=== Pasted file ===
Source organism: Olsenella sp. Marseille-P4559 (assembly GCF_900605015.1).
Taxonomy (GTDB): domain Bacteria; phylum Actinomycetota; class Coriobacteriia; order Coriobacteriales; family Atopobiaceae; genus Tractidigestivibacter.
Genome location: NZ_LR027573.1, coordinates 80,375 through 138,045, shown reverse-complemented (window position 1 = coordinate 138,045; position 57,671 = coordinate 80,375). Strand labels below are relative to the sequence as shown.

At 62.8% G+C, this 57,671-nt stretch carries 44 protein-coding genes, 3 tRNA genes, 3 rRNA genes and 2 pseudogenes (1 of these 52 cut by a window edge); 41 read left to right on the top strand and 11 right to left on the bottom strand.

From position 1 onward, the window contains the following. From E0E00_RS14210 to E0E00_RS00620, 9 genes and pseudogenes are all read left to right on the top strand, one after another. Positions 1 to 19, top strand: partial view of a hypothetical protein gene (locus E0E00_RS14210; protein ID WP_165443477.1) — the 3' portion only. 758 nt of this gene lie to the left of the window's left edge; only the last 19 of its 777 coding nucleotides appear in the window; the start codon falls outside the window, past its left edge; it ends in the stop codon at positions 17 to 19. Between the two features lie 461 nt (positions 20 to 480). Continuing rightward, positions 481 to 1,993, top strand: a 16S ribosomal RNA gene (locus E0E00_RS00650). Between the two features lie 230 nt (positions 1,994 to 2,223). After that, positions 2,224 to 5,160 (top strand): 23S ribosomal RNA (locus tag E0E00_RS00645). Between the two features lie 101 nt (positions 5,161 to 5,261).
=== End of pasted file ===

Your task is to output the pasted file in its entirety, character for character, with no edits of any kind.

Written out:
Source organism: Olsenella sp. Marseille-P4559 (assembly GCF_900605015.1).
Taxonomy (GTDB): domain Bacteria; phylum Actinomycetota; class Coriobacteriia; order Coriobacteriales; family Atopobiaceae; genus Tractidigestivibacter.
Genome location: NZ_LR027573.1, coordinates 80,375 through 138,045, shown reverse-complemented (window position 1 = coordinate 138,045; position 57,671 = coordinate 80,375). Strand labels below are relative to the sequence as shown.

At 62.8% G+C, this 57,671-nt stretch carries 44 protein-coding genes, 3 tRNA genes, 3 rRNA genes and 2 pseudogenes (1 of these 52 cut by a window edge); 41 read left to right on the top strand and 11 right to left on the bottom strand.

From position 1 onward, the window contains the following. From E0E00_RS14210 to E0E00_RS00620, 9 genes and pseudogenes are all read left to right on the top strand, one after another. Positions 1 to 19, top strand: partial view of a hypothetical protein gene (locus E0E00_RS14210; protein ID WP_165443477.1) — the 3' portion only. 758 nt of this gene lie to the left of the window's left edge; only the last 19 of its 777 coding nucleotides appear in the window; the start codon falls outside the window, past its left edge; it ends in the stop codon at positions 17 to 19. Between the two features lie 461 nt (positions 20 to 480). Continuing rightward, positions 481 to 1,993, top strand: a 16S ribosomal RNA gene (locus E0E00_RS00650). Between the two features lie 230 nt (positions 1,994 to 2,223). After that, positions 2,224 to 5,160 (top strand): 23S ribosomal RNA (locus tag E0E00_RS00645). Between the two features lie 101 nt (positions 5,161 to 5,261).